The above staff editorial represents the majority opinion of the Wheel’s editorial board.

At Monday’s Student Government Association (SGA) meeting, Sophomore Legislator Max Zoberman introduced a resolution ​that would urge the University to discontinue supporting the anonymous gossip app Yik Yak on its wi-fi networks.

After the introduction of the resolution, a number of posts on Yik Yak arose personally attacking Zoberman and his authorship of the resolution. The next morning, College senior and Speaker of the Legislature Luke Buschon sent an all-Emory email elaborating on the resolution and inviting the community to an open-forum discussion about the issue on Oct. 6.

A resolution is different from a bill; for this resolution, its passage would be a symbolic stance rather than an actionable affirmation.

We applaud Zoberman ​for using his platform as an elected official to represent the student body and address a pervasive issue within the Emory community. However, the resolution misses its mark with the problem at hand and presents several causes for opposition.

Personal posts against Zoberman appeared on the app following Monday’s SGA meeting, and recent racist, sexist and homophobic postings have focused attention on Yik Yak as a forum where hate speech may occur.

However, the idea of banning an entire platform of speech is misguided. As discussed in our Sept. 26 staff editorial, “Yik Yak Perpetuates Culture of Intolerance,” the issue lies with the culture of insensitivity manifested through the app, not with the medium in which it is expressed. ​Getting rid of Yik Yak will not eliminate discriminatory speech on our campus, and other anonymous forums may come up to replace its potential removal.

From a pragmatic standpoint, students with data plans can still access the app, so a call for a ban would only be futile and purely symbolic. As a liberal arts university committed to open discussion, Emory should not delve into the business of censoring forms of expression on its campus, however trivial the expression may often be. Additionally, engaging in a potential “whack-a-mole” strategy of removing anonymous social apps is not an effective policy.

If the University were to ban Yik Yak, where do we draw the line for what is or is not allowed? Twitter, Facebook and countless other social media sites, like the anonymous Reddit and 4chan, also provide similar examples of hateful and incendiary language, yet they still exist on the wireless network.

A fair portion of what occurs on Yik Yak is considered cyberbullying and, despite the anonymity of the app, hate speech is not always protected. While the intent to reduce cyberbullying is noble, Zoberman and other members of SGA should focus on the attitudes apparently existing on campus that propel these aggressive, discriminatory posts on the app, not on banning the app itself. Actively addressing the issues present, through open forums that could be similar to the one SGA is proposing, would be more beneficial rather than asking the University to stifle negative comments.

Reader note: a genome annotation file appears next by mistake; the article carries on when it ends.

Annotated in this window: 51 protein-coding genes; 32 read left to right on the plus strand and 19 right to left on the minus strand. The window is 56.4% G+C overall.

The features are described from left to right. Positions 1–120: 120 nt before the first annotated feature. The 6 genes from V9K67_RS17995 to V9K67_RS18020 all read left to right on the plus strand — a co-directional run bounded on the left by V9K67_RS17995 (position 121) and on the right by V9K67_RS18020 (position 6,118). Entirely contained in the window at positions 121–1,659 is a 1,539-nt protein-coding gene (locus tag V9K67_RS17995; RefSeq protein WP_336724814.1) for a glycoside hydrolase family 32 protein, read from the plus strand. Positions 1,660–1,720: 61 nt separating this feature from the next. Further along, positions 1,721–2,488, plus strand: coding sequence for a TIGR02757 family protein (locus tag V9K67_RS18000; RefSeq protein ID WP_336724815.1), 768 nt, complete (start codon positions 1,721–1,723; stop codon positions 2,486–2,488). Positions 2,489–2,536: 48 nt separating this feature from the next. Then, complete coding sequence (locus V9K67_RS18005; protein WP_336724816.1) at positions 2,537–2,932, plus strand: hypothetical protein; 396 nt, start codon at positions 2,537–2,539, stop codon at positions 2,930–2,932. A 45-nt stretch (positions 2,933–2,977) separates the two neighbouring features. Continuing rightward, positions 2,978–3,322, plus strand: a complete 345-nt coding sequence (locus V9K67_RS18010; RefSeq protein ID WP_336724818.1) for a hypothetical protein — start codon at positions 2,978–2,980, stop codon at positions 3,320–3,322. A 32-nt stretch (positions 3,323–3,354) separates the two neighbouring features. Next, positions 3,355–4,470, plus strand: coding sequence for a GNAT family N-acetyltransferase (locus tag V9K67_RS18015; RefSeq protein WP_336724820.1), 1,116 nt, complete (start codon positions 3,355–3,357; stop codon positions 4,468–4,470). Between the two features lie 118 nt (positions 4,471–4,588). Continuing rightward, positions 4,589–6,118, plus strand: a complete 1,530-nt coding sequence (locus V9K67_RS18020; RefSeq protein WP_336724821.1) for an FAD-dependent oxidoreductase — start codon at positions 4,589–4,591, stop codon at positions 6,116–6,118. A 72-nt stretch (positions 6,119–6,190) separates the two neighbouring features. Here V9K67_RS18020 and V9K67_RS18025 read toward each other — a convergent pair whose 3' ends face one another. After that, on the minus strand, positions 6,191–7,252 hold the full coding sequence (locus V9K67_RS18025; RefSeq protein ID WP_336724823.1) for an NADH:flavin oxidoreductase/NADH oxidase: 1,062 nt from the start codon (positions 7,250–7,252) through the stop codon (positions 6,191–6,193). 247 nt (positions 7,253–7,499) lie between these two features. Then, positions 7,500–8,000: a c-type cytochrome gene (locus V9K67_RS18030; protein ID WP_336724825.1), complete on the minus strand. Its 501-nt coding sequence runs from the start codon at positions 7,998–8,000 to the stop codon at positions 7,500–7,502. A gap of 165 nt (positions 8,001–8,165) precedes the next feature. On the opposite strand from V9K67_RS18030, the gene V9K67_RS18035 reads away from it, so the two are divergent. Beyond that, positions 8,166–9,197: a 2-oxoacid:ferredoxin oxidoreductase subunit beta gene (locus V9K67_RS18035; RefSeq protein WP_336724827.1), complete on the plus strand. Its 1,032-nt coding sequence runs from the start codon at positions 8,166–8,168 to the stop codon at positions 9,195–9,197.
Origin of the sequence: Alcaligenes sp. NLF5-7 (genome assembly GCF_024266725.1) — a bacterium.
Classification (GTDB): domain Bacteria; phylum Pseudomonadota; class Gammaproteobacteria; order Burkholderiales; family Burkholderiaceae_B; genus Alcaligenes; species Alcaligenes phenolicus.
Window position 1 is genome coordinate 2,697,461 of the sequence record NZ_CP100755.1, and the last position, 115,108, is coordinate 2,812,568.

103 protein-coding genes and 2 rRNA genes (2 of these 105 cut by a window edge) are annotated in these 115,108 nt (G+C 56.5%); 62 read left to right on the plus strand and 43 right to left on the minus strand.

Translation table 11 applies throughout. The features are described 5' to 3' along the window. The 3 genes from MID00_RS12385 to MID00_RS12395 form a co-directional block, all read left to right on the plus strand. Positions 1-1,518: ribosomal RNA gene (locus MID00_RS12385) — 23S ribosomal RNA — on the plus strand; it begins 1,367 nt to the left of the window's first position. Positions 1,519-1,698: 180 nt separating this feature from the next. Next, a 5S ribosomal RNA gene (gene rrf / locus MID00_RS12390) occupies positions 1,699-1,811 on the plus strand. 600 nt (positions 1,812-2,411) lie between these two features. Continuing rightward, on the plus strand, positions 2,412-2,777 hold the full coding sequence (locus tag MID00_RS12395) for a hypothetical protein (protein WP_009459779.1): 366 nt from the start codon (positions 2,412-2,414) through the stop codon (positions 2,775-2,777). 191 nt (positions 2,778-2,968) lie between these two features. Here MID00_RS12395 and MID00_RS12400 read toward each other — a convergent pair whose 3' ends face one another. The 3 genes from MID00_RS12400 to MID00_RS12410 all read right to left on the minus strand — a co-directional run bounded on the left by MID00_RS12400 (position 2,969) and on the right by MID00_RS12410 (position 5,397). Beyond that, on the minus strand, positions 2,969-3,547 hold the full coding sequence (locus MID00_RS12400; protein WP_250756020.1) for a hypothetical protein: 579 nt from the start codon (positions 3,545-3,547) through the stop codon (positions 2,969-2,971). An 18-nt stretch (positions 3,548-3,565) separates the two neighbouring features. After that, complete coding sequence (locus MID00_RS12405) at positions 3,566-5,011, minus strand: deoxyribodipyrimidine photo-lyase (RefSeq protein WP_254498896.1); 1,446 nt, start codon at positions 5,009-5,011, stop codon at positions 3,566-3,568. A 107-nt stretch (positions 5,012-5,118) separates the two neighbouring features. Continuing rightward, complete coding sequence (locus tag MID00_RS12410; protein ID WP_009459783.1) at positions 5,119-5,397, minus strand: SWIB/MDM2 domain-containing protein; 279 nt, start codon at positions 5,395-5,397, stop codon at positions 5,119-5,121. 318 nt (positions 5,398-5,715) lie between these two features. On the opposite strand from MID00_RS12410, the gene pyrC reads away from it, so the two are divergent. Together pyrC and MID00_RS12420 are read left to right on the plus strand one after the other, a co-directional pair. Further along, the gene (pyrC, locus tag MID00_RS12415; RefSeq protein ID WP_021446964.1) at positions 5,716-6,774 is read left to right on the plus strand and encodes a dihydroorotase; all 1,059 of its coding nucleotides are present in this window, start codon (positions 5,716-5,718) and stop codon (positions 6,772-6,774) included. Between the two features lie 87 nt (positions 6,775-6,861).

SGA deserves applause for the outreach that has occurred in the days following the proposed resolution. In addition to the public announcement of the public forum, SGA legislators all across campus have reached out over social media for genuine feedback from the students they represent in order to make a more informed decision.

Open discussion and expression is a necessary part of any sort of community framework, and we are glad to see this discussion take place. We urge students with opinions about this resolution to attend the open forum and the SGA meeting to make their voices heard — non-anonymously.

Emory recently ranked No. 10 on a list of the top 20 medium-sized colleges and universities contributing alumni to Teach For America (TFA), an AmeriCorps program that works toward closing the achievement gap by recruiting and training recent college graduates, primarily from elite institutions, to teach in low-income communities for two years. Emory has been ranked on this list every year since it was first published seven years ago.

While the Wheel recognizes the urgency of addressing educational inequality in the United States, supports TFA’s attention to the problem and is glad to see Emory graduates engaging with communities in need, we also acknowledge the validity of many common criticisms against TFA. For example, we question whether Institute, TFA’s intense five-week summer training program, can effectively prepare rookie teachers to teach in high need schools.

Additionally, because Corps members only commit to teach for two years, they often stop teaching as soon as they begin to mature as educators. It takes time for teachers to develop the relationships with students and co-workers that are necessary to positively impact the communities they serve. We doubt that the constant coming and going of teachers is beneficial in the long term to these communities.

In addition to potentially taking teaching positions from veteran teachers, we see TFA as unintentionally belittling the work of professional educators by implying that anyone can teach by virtue of having attended an elite college or university. Furthermore, many prospective applicants perceive TFA as a back-up plan or “break” before pre-professional or graduate school.